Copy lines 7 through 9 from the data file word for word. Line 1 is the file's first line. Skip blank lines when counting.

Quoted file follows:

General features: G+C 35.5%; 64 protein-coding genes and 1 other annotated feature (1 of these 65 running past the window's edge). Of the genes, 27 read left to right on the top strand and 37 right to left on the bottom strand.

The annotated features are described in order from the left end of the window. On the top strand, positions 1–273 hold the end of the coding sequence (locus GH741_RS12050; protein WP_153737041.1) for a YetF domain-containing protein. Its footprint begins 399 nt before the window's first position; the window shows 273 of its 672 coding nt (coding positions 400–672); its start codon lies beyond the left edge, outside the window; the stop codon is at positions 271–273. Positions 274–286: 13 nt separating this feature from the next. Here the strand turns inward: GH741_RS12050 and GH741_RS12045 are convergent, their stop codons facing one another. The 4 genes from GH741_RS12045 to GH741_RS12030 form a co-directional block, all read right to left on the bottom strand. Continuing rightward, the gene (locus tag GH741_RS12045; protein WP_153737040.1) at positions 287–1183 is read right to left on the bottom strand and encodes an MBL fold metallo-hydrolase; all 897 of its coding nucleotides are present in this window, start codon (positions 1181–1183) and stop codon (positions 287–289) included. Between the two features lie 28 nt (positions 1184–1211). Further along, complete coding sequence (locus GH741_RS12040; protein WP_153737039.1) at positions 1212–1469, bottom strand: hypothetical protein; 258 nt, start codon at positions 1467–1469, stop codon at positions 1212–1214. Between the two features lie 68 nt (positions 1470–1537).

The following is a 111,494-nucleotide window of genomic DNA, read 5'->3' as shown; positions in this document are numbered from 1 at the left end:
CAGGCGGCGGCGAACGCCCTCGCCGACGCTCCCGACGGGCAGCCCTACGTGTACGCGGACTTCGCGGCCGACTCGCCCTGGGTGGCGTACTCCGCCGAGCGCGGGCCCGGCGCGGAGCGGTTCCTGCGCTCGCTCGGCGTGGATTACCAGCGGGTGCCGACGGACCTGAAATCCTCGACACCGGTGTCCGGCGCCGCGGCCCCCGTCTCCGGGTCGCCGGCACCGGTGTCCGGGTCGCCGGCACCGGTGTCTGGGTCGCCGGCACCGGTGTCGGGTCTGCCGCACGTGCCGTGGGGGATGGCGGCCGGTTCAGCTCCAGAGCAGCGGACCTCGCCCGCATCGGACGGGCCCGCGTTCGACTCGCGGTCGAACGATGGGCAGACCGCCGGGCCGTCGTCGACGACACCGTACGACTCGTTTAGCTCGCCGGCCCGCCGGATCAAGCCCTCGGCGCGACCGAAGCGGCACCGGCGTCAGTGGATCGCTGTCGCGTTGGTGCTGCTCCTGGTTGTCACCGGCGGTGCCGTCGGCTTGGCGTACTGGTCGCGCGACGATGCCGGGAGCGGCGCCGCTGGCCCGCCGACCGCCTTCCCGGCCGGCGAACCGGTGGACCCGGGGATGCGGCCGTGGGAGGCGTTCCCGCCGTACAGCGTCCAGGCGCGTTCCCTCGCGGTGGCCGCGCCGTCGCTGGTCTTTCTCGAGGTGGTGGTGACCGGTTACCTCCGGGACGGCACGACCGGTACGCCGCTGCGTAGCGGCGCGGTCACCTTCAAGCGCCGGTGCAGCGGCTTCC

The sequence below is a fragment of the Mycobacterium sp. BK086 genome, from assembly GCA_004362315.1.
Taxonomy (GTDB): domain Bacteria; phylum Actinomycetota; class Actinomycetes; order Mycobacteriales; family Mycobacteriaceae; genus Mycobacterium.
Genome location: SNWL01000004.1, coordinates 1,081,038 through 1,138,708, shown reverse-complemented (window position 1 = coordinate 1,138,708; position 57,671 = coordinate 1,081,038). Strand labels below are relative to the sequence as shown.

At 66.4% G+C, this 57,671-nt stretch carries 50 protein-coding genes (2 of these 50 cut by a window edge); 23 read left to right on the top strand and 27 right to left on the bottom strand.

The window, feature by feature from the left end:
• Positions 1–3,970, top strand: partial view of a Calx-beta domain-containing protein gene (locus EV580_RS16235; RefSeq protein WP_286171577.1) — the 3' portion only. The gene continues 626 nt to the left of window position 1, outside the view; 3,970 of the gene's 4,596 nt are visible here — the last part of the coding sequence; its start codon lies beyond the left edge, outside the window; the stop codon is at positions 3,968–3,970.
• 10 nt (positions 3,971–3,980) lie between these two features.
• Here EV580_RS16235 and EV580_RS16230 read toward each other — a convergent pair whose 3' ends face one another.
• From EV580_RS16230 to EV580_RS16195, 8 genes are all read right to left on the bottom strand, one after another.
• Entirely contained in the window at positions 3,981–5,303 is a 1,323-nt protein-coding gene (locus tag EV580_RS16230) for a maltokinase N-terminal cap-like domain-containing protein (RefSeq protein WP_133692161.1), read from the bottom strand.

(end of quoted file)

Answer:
Genome location: SNWL01000004.1, coordinates 1,081,038 through 1,138,708, shown reverse-complemented (window position 1 = coordinate 1,138,708; position 57,671 = coordinate 1,081,038). Strand labels below are relative to the sequence as shown.

At 66.4% G+C, this 57,671-nt stretch carries 50 protein-coding genes (2 of these 50 cut by a window edge); 23 read left to right on the top strand and 27 right to left on the bottom strand.

The window, feature by feature from the left end: